Posted on: February 7, 2022, 06:46h.
Last updated on: February 7, 2022, 06:46h.
The UK betting industry has been bracing itself for the publication of draft government gambling reforms that could dramatically impact future growth. But it will have to remain in brace position a little longer, according to government sources who spoke to The Guardian Sunday.
Boris Johnson, the UK’s gaffe-prone prime minister, is in turmoil over “Partgate.” That could further delay the publication of a white paper on gambling reforms. (Image: The Scotsman)
A white paper which could outline a widespread tightening of regulatory controls will not appear until May at the earliest, the sources said. Its publication was initially expected at the end of last year but was delayed following the appointment of a new gambling minister, Chris Philp. Recently, industry watchers have been expecting it to arrive imminently.
Among the measures on the table are a blanket ban on advertising around sports and “affordability checks” for gamblers who lose a certain amount within a certain timeframe. Operators’ customer retention strategies, including “free bets” and bonuses are also under the microscope.
‘Unfit for Purpose’
The UK’s ruling Conservative Party had promised to reform the Tony Blair-era UK Gambling Act (2005) as part of its reelection manifesto, saying it was no longer fit for purpose in the digital age.
The act liberalized online gambling, launching one of the most permissive regulatory frameworks in the world. But this was still two years before the introduction of the iPhone.
The subsequent rise of mobile betting technology, much of it pioneered under the UK’s liberal regime, has sparked widespread anxiety about problem gambling and associated social costs.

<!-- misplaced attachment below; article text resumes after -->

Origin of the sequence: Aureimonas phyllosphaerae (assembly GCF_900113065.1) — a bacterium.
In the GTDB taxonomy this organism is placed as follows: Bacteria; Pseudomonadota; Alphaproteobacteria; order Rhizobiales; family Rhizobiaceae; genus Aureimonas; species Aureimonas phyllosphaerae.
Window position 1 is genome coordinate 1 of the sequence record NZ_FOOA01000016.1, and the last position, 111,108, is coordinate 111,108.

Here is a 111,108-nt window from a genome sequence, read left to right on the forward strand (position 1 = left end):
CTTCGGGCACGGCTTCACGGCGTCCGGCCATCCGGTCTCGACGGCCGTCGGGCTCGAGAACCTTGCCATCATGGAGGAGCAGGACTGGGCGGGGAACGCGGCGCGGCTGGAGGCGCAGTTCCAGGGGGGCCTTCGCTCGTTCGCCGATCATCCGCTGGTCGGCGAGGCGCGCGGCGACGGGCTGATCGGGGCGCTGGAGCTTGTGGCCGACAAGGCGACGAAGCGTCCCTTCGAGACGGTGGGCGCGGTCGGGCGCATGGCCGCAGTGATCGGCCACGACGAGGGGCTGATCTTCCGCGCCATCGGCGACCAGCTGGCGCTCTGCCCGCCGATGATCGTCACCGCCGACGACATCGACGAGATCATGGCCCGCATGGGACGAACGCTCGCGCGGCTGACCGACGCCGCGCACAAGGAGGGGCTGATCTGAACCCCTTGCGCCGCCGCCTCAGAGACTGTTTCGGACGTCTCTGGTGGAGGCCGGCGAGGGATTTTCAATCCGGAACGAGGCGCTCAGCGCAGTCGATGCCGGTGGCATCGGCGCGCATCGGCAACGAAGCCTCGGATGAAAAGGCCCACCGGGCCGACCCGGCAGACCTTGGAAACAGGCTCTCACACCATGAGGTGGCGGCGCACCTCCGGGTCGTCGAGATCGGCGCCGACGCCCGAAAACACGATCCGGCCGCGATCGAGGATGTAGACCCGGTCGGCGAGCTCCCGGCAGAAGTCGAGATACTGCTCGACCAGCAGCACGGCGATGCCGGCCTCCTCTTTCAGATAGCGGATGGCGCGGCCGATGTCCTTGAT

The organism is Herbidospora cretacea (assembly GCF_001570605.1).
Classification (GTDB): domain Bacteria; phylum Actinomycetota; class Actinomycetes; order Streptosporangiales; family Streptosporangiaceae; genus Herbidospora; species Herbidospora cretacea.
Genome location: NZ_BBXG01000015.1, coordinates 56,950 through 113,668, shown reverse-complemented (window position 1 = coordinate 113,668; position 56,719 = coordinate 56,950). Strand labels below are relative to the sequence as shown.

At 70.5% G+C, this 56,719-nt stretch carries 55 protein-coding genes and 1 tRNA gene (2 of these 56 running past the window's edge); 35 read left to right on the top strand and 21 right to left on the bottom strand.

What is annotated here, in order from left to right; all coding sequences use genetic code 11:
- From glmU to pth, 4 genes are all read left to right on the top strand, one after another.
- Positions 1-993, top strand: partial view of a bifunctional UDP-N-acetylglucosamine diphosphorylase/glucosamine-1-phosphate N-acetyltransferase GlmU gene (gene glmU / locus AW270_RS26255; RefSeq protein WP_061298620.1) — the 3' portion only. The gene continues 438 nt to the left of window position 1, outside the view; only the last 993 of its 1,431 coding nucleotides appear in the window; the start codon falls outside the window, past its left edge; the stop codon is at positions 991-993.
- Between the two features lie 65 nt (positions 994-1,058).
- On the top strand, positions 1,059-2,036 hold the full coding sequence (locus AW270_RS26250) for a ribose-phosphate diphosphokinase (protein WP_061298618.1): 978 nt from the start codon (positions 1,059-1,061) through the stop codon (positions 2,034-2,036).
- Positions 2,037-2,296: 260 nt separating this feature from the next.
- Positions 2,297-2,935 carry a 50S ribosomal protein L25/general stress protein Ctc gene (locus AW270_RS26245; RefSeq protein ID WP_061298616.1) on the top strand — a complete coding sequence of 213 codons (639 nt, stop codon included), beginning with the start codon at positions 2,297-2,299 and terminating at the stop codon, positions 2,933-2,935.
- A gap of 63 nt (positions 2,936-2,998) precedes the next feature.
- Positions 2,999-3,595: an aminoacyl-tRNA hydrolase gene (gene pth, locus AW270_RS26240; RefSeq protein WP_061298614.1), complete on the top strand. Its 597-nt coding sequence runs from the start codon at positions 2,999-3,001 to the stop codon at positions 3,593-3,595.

But now, Labour MP Carolyn Harris is concerned that Prime Minster Boris Johnson’s calamitous position could delay further delay the process.
“Every day of delay leads to further gambling-related harm while the industry rakes in profits,” she told The Guardian. “The government must not let its own internal problems stand in the way of much needed reforms for this country – it is time for action.”
Johnson’s grip on power is becoming increasingly tenuous. His administration has been rocked by revelations of illegal parties held at 10 Downing Street, the prime minister’s London address, in May and December 2020. At the time, the UK was enduring a strict lockdown to counter the spread of the coronavirus pandemic.
In recent weeks, four of the prime minister’s senior aides resigned in response to the scandal, while members of his own party have called for him to go.
In 2020, The Guardian reported that Johnson had a “growing appetite” for “sweeping reforms” of the gambling industry and was taking a personal interest in the forthcoming review.
Johnson is tenacious and is unlikely to resign. But a vote of no confidence in the prime minister could materialize as soon as next week. This would result in a leadership challenge that would almost certainly further disrupt the gambling review.